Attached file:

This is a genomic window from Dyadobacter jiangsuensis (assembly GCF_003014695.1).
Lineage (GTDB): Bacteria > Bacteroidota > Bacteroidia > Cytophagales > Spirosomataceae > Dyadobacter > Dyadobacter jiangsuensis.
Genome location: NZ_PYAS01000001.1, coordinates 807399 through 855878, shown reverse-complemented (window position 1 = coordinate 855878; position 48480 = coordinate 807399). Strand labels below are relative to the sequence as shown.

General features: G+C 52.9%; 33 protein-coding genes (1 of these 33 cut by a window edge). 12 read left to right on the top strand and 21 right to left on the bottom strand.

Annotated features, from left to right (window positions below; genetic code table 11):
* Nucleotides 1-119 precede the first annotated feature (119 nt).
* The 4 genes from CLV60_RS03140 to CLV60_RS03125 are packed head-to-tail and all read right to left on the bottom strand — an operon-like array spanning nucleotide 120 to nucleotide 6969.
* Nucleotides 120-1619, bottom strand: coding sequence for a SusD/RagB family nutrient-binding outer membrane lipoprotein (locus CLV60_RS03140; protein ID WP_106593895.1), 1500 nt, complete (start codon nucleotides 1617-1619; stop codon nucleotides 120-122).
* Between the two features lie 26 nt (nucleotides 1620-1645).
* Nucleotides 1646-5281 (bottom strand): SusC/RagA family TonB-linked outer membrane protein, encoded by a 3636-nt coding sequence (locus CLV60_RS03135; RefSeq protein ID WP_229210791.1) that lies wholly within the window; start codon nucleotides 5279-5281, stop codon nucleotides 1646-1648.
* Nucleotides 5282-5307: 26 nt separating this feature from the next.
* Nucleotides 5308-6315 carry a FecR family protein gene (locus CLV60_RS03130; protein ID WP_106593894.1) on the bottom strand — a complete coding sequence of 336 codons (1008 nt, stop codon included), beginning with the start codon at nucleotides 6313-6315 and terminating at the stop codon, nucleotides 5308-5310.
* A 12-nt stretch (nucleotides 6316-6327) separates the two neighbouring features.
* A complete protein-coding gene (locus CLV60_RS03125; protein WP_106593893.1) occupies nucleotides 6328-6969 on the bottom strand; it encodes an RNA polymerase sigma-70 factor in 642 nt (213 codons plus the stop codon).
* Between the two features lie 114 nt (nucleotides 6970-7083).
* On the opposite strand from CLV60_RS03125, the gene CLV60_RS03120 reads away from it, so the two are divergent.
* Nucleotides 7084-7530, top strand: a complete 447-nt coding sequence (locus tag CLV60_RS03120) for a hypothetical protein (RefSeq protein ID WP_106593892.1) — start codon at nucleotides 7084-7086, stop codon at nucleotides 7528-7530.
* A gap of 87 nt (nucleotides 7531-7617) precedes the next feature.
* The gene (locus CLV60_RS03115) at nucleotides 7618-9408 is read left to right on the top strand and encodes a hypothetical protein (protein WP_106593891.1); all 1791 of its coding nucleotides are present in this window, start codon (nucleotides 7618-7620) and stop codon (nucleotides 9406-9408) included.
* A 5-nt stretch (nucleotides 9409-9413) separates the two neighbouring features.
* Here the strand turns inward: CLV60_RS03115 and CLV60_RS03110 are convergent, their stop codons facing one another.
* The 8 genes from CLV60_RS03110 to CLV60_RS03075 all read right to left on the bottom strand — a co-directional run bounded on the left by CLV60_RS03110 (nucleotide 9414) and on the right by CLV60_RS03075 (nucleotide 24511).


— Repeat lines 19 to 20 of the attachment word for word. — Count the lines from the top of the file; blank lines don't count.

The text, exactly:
* The gene (locus CLV60_RS03115) at nucleotides 7618-9408 is read left to right on the top strand and encodes a hypothetical protein (protein WP_106593891.1); all 1791 of its coding nucleotides are present in this window, start codon (nucleotides 7618-7620) and stop codon (nucleotides 9406-9408) included.
* A 5-nt stretch (nucleotides 9409-9413) separates the two neighbouring features.